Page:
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A plane registered to a Utah bank crashed Saturday in Texas, killing the pilot and two passengers.
Killed in the crash were passengers Michael Dale Bradley, 44, and Michael Endo, 51, both of Salt Lake City. The pilot, 49-year-old Rob Thompson, of Saratoga Springs, also died.
All three worked for Utah-based Celtic Bank.
"This is a challenging and difficult time for the entire Celtic Bank family," Reese Howell Jr., the bank's CEO and board chairman said in a statement. "We are sad and focused exclusively on providing love and support for the families and friends of those lost in the crash."
The Piper PA46 crashed about 9:35 a.m.south of County Road 13850 near Glory, a town 100 miles northeast of Dallas, Texas Department of Public Safety spokesman Mark Taggert said. All three men onboard died at the scene, he said.
The plane had taken off moments earlier from the Cox Field airport and was bound for Austin, FAA spokesman Roland Herwig said. The plane burst into flames upon impact, he said.
The cause of the crash remains under investigation by the National Transportation Safety Board. Federal Aviation Administration officials were also on scene Saturday, Taggert said.
Its was not clear Saturday whether the pilot had radioed for assistance prior to the crash, NTSB spokesman Keith Holloway said. NTSB investigators were gathering evidence from the crash site, any witnesses and data radar data to determine why the plane crashed, he said.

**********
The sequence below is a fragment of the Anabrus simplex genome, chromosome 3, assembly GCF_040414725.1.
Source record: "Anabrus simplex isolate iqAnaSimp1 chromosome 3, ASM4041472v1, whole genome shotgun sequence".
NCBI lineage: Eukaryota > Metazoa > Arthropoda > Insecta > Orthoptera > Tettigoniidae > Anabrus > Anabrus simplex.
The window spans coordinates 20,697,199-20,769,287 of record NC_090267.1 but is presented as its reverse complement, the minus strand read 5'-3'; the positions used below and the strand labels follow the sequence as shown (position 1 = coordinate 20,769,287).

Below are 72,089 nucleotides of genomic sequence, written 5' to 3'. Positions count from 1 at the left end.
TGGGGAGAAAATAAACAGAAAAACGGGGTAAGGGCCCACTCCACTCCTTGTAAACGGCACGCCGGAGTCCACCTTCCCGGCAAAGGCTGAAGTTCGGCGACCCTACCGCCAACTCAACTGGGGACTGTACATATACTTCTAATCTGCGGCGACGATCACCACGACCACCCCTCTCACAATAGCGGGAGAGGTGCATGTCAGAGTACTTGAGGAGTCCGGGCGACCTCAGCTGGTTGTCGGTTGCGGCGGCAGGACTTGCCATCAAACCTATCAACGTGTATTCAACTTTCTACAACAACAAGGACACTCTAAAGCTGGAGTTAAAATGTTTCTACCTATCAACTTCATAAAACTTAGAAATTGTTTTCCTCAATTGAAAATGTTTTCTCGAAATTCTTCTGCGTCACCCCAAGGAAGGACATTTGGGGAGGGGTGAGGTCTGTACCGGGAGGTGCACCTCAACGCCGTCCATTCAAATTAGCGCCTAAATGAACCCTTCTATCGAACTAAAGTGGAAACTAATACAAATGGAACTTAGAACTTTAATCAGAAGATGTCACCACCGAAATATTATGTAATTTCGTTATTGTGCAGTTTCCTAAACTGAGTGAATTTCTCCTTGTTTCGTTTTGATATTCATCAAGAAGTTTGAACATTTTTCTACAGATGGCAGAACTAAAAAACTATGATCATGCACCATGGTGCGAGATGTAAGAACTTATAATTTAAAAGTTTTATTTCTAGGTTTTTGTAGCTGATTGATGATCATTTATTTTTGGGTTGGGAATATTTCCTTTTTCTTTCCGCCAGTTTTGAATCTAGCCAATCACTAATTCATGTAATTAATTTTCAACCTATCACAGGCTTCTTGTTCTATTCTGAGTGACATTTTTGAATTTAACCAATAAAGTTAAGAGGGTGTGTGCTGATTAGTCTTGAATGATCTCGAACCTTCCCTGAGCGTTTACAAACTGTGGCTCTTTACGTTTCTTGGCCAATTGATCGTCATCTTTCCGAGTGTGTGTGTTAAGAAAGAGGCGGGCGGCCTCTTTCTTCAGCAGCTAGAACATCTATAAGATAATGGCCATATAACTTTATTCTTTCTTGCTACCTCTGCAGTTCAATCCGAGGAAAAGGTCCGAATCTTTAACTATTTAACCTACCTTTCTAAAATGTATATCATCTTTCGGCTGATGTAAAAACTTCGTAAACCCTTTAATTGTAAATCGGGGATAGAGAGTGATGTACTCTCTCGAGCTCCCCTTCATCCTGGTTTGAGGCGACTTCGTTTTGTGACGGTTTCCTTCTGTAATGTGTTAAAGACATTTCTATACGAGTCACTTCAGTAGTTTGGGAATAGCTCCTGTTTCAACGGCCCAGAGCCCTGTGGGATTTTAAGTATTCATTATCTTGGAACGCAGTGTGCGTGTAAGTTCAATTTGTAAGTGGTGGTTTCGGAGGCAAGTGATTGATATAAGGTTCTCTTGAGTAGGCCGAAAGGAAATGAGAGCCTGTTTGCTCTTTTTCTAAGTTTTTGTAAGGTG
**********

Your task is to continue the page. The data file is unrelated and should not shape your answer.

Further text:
Due the size of the plane, Holloway said it was possible the aircraft had no flight recorder.
The crash site is about 11 miles south of Cox Field. Telephone and e-mail messages left for the airfield manager, Jerry Richie were not returned.
According to a bank press release, Bradley was a real estate broker and the owner of MBA Realty and was working with Celtic on the sale of some property in Texas. Endo was the bank's senior vice president and a commercial loan officer. Thompson was a professional pilot contracted by Celtic to fly the company's plane.
A former carpenter, Thompson had been a pilot and a flight instructor for at least 20 years, his sister Marianne Watson told the Tribune on Saturday. Thompson was an active person, who enjoyed the martial arts and other forms of fitness. He left Utah for Texas on Friday, Watson said.
Thompson's wife, children, and other family members are devastated by his loss, Watson said.
"He was a very likeable person, " said Watson, who is six years older than her brother. "He made friends wherever he went."